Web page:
Where Giants' top five prospects will start 2019 minor league season

Where Giants' top five prospects will start 2019 minor league season

The season of either excitement or disappointment is here.

Opening Day brings fans World Series aspirations or Twitter fingers calling for firings up and down the front office. What comes the day after, however, is a look to the future. 

Minor league rosters have been announced, as the season starts Thursday across all top levels. Here's where the Giants' top prospects will begin the 2019 season, though there will be plenty of changes throughout the year. 

*Marco Luciano, whom I have as the Giants' No. 2 prospect, is not on the list due to the fact that it's unknown if he'll make his debut in the Arizona Rookie League at just 17 years old.

Joey Bart, Catcher

Joey Bart to the Giants! Well, not exactly.

Bart will skip Low-A and start his first full season in the minors with the San Jose Giants in Advanced Single-A. The No. 2 pick in the 2018 MLB Draft burst on the scene last season by hitting .298 with 13 home runs in 45 games of short-season Single-A for the Salem-Keizer Volcanoes.

Bart impressed Giants coaches and teammates alike this spring. He hit .350 with one home run, two doubles and seven RBI in 15 games, and won the Barney Nugent Award, which is given annually to the player who performs best in his first big league camp. 

If you're in the Bay Area, get a ticket to see Bart in San Jose at the beginning of the season. He'll move up the ranks in a hurry. 

Heliot Ramos, OF 

Joining Bart in San Jose is the Giants' 2017 first-round pick. 

Ramos, 19, had a down year in Low-A Augusta, hitting .245 with 136 strikeouts in 124 games. But the ultra-athletic outfielder also hit 24 doubles, eight triples and 11 home runs. 

The strikeouts and .313 on-base percentage aren't encouraging, but Ramos still is so young. He has the potential to hit 20 homers and steal bases. Watching him in the same lineup as Bart should be a lot of fun.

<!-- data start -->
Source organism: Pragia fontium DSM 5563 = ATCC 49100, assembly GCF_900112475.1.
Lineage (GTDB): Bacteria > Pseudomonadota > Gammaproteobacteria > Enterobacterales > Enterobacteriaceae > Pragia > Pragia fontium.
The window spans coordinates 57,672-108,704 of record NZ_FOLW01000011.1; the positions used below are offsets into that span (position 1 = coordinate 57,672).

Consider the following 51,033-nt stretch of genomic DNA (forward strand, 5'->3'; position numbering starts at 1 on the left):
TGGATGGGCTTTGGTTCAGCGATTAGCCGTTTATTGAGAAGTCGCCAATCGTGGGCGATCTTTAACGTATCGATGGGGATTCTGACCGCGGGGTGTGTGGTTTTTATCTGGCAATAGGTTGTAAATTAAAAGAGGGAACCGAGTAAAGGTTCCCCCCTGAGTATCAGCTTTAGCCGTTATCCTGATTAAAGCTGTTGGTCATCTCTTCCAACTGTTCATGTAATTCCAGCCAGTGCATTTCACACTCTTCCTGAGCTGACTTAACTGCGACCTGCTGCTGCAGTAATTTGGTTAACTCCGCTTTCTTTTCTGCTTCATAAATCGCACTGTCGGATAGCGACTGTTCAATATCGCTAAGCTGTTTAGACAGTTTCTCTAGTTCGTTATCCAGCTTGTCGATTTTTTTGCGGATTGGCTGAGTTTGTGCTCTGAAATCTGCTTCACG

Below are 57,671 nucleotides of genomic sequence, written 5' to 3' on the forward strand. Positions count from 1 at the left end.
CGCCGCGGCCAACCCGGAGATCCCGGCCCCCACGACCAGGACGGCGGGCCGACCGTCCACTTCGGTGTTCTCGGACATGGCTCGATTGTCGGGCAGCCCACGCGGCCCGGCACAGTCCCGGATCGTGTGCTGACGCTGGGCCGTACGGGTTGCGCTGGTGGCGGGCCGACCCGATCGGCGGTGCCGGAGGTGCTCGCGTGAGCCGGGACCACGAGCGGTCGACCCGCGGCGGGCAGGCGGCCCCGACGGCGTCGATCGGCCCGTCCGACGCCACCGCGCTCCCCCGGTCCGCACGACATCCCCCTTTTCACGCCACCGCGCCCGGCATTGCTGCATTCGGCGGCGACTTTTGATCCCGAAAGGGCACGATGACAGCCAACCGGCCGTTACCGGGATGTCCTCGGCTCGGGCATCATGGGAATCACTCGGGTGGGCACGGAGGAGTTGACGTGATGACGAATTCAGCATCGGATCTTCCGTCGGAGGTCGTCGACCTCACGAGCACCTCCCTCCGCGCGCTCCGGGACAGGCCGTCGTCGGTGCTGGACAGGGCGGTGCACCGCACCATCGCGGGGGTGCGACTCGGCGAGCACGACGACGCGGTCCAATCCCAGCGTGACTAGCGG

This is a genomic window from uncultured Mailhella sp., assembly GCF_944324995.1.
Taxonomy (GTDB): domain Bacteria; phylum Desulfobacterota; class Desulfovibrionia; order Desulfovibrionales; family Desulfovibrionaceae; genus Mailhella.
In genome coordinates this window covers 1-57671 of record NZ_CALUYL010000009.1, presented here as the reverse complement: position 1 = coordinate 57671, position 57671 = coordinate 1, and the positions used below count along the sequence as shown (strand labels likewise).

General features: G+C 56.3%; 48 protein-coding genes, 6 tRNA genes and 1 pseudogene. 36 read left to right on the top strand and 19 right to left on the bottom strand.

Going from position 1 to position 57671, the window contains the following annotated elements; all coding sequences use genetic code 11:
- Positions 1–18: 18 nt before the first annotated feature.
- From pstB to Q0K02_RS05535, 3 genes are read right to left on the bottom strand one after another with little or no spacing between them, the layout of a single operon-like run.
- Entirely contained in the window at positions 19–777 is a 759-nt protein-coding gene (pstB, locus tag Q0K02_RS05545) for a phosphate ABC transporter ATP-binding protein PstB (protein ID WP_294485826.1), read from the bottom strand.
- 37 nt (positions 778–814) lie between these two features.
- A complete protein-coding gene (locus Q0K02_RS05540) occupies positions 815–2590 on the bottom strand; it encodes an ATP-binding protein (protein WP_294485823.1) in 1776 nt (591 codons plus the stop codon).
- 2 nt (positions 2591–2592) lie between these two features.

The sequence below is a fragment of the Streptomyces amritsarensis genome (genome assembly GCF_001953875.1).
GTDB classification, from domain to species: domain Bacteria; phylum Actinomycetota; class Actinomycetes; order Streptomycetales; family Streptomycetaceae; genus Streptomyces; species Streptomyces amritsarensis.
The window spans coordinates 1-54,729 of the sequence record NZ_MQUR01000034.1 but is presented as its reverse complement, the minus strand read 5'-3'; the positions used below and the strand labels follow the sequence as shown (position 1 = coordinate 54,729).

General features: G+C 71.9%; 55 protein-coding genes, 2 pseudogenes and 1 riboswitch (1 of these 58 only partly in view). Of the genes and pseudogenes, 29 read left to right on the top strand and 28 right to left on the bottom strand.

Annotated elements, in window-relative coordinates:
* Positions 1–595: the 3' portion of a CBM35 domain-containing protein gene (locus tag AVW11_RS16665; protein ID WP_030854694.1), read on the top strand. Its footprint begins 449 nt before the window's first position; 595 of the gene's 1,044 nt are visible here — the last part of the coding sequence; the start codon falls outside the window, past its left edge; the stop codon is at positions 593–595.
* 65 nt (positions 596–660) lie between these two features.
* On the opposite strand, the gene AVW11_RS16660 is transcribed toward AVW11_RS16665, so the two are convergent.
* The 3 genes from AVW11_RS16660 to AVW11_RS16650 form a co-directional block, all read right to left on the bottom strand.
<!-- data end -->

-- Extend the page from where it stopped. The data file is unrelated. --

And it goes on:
Shaun Anderson, RHP

Anderson will headline a solid staff in Triple-A Sacramento, though he should make his big league debut at some point this season. He impressed Giants manager Bruce Bochy by throwing three innings on short notice against the A's in an exhibition before the season opener.

The Giants acquired Anderson from the Red Sox for Eduardo Nunez at the 2017 trade deadline. Anderson made his Triple-A debut last season, going 2-2 with a 4.18 ERA. 

Logan Webb, RHP

Webb, a Rocklin native, is the Giants' fastest rising prospect. He finished the 2018 season at Double-A Richmond and will start there this year as well. 

The 22-year-old posted a 1.82 ERA in 74 innings for San Jose before his promotion. If he continues to progress, Webb could wind up in Sacramento this season.

Sean Hjelle, RHP

The Giants' second-round pick is joining a stacked pitching staff to start the season in Low-A Augusta. But he'll certainly stick out in the rotation at 6-foot-11. Yes, you read that right. 

[RELATED: Minor League Baseball announces three-batter minimum rule for pitchers]

Hjelle is a really good athlete for his size. He doesn't exactly have the power stuff that one might expect at his height, but he is a polished young arm. 

Other notable names

-- The biggest surprise of the Giants' minor league rosters is Chris Shaw. After he got a cup of coffee in the bigs last season, he's been demoted to Double-A. 

Shaw last spent time in Double-A two seasons ago. He'll get everyday at-bats, and it'll be interesting to see how long he stays there. 

-- Seriously, the Augusta GreenJackets are starting the season with a stacked pitching staff. It was thought Wong, Hjelle or Santos could have started in San Jose, though they easily can get there in no time. 

-- Melvin Adon and Garrett Williams also will join Webb in Richmond. Both players impressed in the Arizona Fall League, and don't be surprised if Adon makes his way to San Francisco this season.

-- Jacob Gonzalez, the Giants' second-round pick from 2017 and the son of Luis Gonzalez, again will be in Low-A Augusta. He's slid down prospect rankings after a rough first full season in the minors, but the potential with his bat still is there at just 20 years old.

Giants' Hunter Pence uses hilarious meme to laugh at ruining no-hitter

Giants' Hunter Pence uses hilarious meme to laugh at ruining no-hitter

Sometimes all you can do in life after a mistake is laugh it off and move on. Hunter Pence seems to be adopting that strategy following an unfortunate miscue in left field, losing a ball in the air and bringing an end to Giants starting pitcher Johnny Cueto's no-hit bid in the bottom of the sixth inning at Dodger Stadium.

Pence posted a meme on Twitter making light of the misread, comparing it to the brutal year 2020 has been so far.